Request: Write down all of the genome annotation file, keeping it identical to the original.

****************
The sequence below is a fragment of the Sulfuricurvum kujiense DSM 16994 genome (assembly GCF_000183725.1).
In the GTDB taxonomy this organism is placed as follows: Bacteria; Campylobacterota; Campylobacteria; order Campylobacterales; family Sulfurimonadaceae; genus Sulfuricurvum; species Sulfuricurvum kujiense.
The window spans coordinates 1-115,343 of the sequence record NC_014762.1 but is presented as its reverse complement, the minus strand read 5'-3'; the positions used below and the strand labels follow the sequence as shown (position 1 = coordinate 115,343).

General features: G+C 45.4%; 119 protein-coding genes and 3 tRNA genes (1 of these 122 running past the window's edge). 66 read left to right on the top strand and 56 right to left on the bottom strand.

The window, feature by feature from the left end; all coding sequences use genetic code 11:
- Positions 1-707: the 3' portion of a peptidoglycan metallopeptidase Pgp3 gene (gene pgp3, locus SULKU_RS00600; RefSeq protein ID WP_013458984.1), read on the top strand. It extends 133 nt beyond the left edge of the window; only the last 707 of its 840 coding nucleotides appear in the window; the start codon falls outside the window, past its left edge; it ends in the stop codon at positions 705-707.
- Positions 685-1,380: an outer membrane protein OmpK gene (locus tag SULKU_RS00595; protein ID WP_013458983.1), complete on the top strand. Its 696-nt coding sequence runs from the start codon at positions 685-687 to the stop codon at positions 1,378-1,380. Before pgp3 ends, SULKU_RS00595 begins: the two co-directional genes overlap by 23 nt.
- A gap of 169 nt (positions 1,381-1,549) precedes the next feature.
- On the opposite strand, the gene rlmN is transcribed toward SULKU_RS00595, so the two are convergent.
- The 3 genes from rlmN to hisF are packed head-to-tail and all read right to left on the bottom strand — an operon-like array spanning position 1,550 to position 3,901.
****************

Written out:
The sequence below is a fragment of the Sulfuricurvum kujiense DSM 16994 genome (assembly GCF_000183725.1).
In the GTDB taxonomy this organism is placed as follows: Bacteria; Campylobacterota; Campylobacteria; order Campylobacterales; family Sulfurimonadaceae; genus Sulfuricurvum; species Sulfuricurvum kujiense.
The window spans coordinates 1-115,343 of the sequence record NC_014762.1 but is presented as its reverse complement, the minus strand read 5'-3'; the positions used below and the strand labels follow the sequence as shown (position 1 = coordinate 115,343).

General features: G+C 45.4%; 119 protein-coding genes and 3 tRNA genes (1 of these 122 running past the window's edge). 66 read left to right on the top strand and 56 right to left on the bottom strand.

The window, feature by feature from the left end; all coding sequences use genetic code 11:
- Positions 1-707: the 3' portion of a peptidoglycan metallopeptidase Pgp3 gene (gene pgp3, locus SULKU_RS00600; RefSeq protein ID WP_013458984.1), read on the top strand. It extends 133 nt beyond the left edge of the window; only the last 707 of its 840 coding nucleotides appear in the window; the start codon falls outside the window, past its left edge; it ends in the stop codon at positions 705-707.
- Positions 685-1,380: an outer membrane protein OmpK gene (locus tag SULKU_RS00595; protein ID WP_013458983.1), complete on the top strand. Its 696-nt coding sequence runs from the start codon at positions 685-687 to the stop codon at positions 1,378-1,380. Before pgp3 ends, SULKU_RS00595 begins: the two co-directional genes overlap by 23 nt.
- A gap of 169 nt (positions 1,381-1,549) precedes the next feature.
- On the opposite strand, the gene rlmN is transcribed toward SULKU_RS00595, so the two are convergent.
- The 3 genes from rlmN to hisF are packed head-to-tail and all read right to left on the bottom strand — an operon-like array spanning position 1,550 to position 3,901.